Main Article Content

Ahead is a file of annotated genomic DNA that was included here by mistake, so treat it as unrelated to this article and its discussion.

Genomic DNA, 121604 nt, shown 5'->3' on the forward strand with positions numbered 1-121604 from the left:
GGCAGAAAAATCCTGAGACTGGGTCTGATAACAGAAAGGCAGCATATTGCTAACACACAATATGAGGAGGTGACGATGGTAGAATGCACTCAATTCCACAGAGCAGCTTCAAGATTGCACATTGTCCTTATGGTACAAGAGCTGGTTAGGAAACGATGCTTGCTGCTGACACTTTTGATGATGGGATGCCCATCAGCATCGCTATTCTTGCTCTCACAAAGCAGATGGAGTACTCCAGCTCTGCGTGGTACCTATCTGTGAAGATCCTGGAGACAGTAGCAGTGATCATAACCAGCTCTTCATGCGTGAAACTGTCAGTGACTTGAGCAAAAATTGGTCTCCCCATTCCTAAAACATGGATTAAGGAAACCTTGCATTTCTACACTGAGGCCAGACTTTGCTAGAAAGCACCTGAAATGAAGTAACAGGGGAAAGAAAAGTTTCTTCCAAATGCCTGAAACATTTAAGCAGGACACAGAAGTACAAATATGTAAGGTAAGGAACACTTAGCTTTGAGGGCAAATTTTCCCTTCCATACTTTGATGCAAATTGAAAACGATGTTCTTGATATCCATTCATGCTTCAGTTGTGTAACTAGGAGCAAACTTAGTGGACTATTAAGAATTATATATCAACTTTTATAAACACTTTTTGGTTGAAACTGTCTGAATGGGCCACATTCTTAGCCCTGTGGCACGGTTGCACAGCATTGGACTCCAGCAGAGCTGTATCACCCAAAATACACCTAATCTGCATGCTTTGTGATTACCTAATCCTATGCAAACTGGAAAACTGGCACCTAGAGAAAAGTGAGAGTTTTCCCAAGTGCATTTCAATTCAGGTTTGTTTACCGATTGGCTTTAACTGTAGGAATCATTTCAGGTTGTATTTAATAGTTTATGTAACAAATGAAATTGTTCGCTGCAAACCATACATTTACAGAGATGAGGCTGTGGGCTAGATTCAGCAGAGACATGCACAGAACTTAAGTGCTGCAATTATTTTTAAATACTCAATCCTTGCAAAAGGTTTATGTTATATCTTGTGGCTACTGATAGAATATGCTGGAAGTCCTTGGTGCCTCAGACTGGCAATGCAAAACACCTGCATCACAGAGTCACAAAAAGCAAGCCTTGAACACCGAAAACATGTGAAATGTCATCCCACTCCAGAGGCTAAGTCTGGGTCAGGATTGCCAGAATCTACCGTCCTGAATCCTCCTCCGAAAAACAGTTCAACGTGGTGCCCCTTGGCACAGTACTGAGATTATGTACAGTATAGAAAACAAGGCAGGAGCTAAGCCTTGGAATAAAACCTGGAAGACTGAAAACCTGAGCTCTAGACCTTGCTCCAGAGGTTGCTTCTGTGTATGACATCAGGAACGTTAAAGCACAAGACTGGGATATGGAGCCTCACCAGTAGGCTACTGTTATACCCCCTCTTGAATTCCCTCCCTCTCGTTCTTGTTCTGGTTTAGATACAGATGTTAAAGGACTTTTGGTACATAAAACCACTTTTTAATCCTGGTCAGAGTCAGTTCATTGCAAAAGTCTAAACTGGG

In many European countries, the abandonment of traditional practices in the last decades produced remarkable effects on agricultural land use. In marginal mountain lands, one of the most evident outcomes is the reduction of the surfaces occupied by open habitats, mostly represented by meadows and pastures. The ecological consequences of reduced grazing in the pastures concerned not only the vegetation structure but also the floristic composition and the biodiversity of the herbaceous component, which is modified by the progressive establishment of woody species. For these reasons, it is important to carry out specific programs of habitat improvements in order to restore and maintain herbaceous vegetation, both for faunistic purposes and biodiversity conservation. In this note we describe the effectiveness of agronomical intervention carried out to enhance pasture quality in a protected area, once grazed by domestic animals, now utilised exclusively by wild fauna. The study was carried out for five years in a Regional Park (Parco Regionale dei Laghi di Suviana e Brasimone, Emilia Romagna, central Italy), in an experimental area where the vegetation was characterised by a high presence of bracken fern. Agronomical operations consisted of the restoration of a pasture, using an appropriate forage mixture. After the restoration, data collection concerned botanical composition, floristic richness and biodiversity of vegetation. Moreover, the utilization of single species by wild fauna was assessed by means of the defoliation rate methodology in order to evaluate the real consumption of each plant species. The results obtained in the studied area confirmed the efficiency of the improvement in terms of botanical composition and pastoral value of the pasture and they provided detailed information about selection of different plant species by wild ungulates.
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